As with most property in an Arizona divorce, pensions and retirement accounts are often considered part of the marital estate and are divided according to Arizona's community property rules. This often means that part of one spouse's pension or retirement account needs to be distributed to the other spouse.
It depends on the circumstances. For one thing, if you negotiate or mediate your divorce, you will come up with your own parenting plan, which includes assigning legal decision-making authority and parenting time. If you can resolve your divorce by agreement, out of court, there is no need to worry about having your child testify about their wishes.
Research has consistently established the domestic violence rate during the time of separation at between 40% and 80%. If you have experienced intimate partner violence, does that mean you can't undertake divorce mediation?
Depending on the circumstances, you may be able to. It depends in part on what your arrangements for legal decision making and parenting time are. Ultimately, the court will decide whether the relocation is in the children's best interest.
If you are in an intimate, family, romantic or sexual relationship with someone who is abusing you, you have the right to seek an order of protection. Also called a "retraining order," an order of protection can be obtained after an act of domestic violence or a credible threat. You can file for up to a year after the most recent violent act or threat of violence.
If you divorced after marriage that was 10 years long or longer, you may be entitled to Social Security retirement benefits under your ex-spouse's record. This could occur if you are at least 62 and receiving benefits under your ex-spouse's record would be an advantage over using your own record. You get the larger benefit between the two records, not benefits from both accounts.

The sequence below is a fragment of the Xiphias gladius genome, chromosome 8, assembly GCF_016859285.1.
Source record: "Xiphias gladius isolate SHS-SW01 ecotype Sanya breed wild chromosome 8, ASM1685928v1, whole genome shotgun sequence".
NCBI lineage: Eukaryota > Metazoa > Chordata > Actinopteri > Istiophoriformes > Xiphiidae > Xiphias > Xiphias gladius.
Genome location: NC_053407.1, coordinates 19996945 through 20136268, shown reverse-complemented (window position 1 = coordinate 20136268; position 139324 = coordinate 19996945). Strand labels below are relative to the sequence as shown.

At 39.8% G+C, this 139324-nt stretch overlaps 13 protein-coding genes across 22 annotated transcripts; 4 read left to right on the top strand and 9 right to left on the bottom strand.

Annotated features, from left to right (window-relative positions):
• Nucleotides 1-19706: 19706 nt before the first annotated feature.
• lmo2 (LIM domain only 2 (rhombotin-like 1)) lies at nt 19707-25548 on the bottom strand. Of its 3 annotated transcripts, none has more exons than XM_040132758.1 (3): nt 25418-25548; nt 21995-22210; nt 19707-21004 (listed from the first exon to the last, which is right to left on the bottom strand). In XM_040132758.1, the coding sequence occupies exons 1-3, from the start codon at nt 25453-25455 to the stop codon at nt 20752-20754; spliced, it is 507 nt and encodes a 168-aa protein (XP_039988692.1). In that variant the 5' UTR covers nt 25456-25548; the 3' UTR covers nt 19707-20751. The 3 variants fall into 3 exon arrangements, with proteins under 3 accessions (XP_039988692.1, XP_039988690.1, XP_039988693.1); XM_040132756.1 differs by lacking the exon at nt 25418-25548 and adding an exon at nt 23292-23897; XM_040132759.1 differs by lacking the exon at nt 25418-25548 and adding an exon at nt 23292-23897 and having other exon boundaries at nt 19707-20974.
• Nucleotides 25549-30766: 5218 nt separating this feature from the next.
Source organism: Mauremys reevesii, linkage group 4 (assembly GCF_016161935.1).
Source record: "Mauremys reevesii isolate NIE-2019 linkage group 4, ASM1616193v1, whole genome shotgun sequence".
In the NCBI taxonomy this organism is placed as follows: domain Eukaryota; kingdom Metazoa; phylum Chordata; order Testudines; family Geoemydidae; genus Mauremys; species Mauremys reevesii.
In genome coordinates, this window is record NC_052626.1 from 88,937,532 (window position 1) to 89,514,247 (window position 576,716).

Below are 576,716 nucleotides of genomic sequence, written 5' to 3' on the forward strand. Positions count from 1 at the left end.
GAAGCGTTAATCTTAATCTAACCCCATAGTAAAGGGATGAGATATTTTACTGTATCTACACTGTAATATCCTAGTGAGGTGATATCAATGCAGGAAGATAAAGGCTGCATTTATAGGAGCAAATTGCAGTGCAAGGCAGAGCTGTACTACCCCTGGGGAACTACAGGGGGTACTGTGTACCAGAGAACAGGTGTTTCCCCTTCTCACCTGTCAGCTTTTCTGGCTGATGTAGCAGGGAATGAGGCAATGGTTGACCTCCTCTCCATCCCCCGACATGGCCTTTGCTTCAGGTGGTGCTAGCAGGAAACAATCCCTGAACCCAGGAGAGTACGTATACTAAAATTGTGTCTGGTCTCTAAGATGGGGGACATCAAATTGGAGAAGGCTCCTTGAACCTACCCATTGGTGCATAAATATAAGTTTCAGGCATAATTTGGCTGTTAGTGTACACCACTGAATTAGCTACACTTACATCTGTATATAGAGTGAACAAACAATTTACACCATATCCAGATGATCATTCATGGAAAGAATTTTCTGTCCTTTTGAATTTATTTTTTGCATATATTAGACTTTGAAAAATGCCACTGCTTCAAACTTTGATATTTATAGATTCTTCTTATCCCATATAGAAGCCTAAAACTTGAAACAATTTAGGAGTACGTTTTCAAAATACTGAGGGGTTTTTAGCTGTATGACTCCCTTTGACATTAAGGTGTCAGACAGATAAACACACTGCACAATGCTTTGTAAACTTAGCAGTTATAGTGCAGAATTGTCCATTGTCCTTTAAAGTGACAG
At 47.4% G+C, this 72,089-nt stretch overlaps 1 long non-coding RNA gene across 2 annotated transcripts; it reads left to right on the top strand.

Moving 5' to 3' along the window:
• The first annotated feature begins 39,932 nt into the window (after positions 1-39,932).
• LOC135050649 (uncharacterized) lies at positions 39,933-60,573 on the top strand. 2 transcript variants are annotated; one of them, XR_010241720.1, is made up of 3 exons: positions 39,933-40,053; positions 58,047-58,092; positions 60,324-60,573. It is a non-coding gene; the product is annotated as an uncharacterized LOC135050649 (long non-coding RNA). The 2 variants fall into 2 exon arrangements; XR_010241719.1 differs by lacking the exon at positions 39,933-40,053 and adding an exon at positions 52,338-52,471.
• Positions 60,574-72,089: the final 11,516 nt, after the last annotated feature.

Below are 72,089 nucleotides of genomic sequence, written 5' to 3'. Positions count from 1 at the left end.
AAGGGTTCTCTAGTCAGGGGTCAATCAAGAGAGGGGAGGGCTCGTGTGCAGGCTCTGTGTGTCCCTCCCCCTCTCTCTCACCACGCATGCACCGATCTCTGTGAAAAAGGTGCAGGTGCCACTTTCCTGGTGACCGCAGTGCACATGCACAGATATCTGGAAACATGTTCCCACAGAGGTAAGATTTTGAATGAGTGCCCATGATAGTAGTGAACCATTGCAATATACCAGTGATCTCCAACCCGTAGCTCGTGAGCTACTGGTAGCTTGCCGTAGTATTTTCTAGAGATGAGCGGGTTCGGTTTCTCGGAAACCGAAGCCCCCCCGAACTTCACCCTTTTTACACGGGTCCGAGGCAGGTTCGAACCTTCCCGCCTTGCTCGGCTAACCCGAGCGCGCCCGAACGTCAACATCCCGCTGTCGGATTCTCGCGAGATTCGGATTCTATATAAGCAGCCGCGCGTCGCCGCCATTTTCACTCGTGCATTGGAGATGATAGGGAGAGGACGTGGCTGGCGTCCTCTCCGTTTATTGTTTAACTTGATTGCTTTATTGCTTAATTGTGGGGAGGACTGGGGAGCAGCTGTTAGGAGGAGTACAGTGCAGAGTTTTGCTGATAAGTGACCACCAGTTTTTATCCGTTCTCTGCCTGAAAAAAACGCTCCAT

At least on their wedding day, most couples who get married believe they'll be together forever, but unfortunately, that isn't reality. Many couples will live long and happy lives together. Other married couples will bask in the limelight of marital bliss for a few decades before life takes its toll on their relationship.
If you're divorcing with children, you may have a disagreement with your divorcing spouse about how to share parenting time with the kids. If you can't agree, each of you will have to develop a proposed parenting plan to submit to the court. Then a judge will decide which plan provides for each parent's legal decision-making authority over the child and maximizes each parent's parenting time.
If you are considering divorce, you may wonder what happens to the records produced by a divorce trial. Are they public records like most court cases? Is there a way to keep things private?
In any divorce with shared children, you will need to determine whether both parents will have legal decision-making authority and how much parenting time each will have. In general, you can negotiate this instead of going to court, although whatever agreement you reach must accord with Arizona law. If you do go to court, the court will make these determinations based on the children's best interest.